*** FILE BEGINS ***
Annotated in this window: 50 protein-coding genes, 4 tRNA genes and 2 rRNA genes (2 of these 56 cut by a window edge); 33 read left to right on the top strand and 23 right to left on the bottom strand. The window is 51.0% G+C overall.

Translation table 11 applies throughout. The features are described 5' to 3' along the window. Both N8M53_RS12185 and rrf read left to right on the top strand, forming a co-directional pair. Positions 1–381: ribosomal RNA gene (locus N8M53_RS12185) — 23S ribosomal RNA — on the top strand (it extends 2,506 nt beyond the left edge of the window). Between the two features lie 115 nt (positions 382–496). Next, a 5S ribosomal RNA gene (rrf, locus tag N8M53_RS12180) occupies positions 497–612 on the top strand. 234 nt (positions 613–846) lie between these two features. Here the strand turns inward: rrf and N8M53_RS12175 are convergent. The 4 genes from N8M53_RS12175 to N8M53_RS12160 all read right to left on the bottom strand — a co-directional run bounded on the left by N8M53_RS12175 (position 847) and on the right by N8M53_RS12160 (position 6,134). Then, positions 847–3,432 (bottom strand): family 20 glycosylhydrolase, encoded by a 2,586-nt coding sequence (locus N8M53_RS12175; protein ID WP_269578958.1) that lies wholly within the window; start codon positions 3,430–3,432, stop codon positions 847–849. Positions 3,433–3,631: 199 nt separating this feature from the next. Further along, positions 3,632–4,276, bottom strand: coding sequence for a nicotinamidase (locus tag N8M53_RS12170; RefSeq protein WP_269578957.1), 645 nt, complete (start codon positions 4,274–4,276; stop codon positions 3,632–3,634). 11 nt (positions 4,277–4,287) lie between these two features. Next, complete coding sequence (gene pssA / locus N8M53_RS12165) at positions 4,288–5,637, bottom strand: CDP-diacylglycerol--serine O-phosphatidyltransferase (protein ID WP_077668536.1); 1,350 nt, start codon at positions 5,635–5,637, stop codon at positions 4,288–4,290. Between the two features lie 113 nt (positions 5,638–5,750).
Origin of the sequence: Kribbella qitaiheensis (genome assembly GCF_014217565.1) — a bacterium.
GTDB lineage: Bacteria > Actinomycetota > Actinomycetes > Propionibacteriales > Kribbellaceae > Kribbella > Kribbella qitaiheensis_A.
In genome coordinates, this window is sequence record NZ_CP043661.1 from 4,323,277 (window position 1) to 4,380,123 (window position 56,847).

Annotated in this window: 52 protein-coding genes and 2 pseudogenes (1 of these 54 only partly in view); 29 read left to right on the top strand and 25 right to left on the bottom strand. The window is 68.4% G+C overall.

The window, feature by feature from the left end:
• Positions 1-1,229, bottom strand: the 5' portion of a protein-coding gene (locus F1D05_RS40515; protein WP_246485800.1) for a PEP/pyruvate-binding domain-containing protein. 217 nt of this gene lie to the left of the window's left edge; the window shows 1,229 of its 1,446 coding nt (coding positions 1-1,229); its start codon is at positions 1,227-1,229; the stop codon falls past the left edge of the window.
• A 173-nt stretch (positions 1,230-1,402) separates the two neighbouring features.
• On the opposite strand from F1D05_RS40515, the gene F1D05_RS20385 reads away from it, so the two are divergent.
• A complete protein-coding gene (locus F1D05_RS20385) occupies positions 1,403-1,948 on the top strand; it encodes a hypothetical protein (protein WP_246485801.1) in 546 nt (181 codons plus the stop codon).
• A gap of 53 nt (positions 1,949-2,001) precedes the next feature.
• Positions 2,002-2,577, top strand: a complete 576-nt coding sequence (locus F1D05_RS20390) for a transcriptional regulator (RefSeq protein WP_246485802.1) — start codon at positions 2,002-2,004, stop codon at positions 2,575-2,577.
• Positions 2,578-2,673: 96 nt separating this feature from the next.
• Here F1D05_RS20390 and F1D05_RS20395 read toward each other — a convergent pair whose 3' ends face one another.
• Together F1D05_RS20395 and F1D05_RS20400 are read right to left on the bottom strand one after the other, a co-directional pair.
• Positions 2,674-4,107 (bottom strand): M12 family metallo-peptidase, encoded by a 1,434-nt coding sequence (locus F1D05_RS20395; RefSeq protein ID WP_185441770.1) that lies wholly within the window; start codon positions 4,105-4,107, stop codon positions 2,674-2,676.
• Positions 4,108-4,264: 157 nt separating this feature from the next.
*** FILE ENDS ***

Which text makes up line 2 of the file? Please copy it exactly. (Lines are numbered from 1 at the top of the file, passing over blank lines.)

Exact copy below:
Translation table 11 applies throughout. The features are described 5' to 3' along the window. Both N8M53_RS12185 and rrf read left to right on the top strand, forming a co-directional pair. Positions 1–381: ribosomal RNA gene (locus N8M53_RS12185) — 23S ribosomal RNA — on the top strand (it extends 2,506 nt beyond the left edge of the window). Between the two features lie 115 nt (positions 382–496). Next, a 5S ribosomal RNA gene (rrf, locus tag N8M53_RS12180) occupies positions 497–612 on the top strand. 234 nt (positions 613–846) lie between these two features. Here the strand turns inward: rrf and N8M53_RS12175 are convergent. The 4 genes from N8M53_RS12175 to N8M53_RS12160 all read right to left on the bottom strand — a co-directional run bounded on the left by N8M53_RS12175 (position 847) and on the right by N8M53_RS12160 (position 6,134). Then, positions 847–3,432 (bottom strand): family 20 glycosylhydrolase, encoded by a 2,586-nt coding sequence (locus N8M53_RS12175; protein ID WP_269578958.1) that lies wholly within the window; start codon positions 3,430–3,432, stop codon positions 847–849. Positions 3,433–3,631: 199 nt separating this feature from the next. Further along, positions 3,632–4,276, bottom strand: coding sequence for a nicotinamidase (locus tag N8M53_RS12170; RefSeq protein WP_269578957.1), 645 nt, complete (start codon positions 4,274–4,276; stop codon positions 3,632–3,634). 11 nt (positions 4,277–4,287) lie between these two features. Next, complete coding sequence (gene pssA / locus N8M53_RS12165) at positions 4,288–5,637, bottom strand: CDP-diacylglycerol--serine O-phosphatidyltransferase (protein ID WP_077668536.1); 1,350 nt, start codon at positions 5,635–5,637, stop codon at positions 4,288–4,290. Between the two features lie 113 nt (positions 5,638–5,750).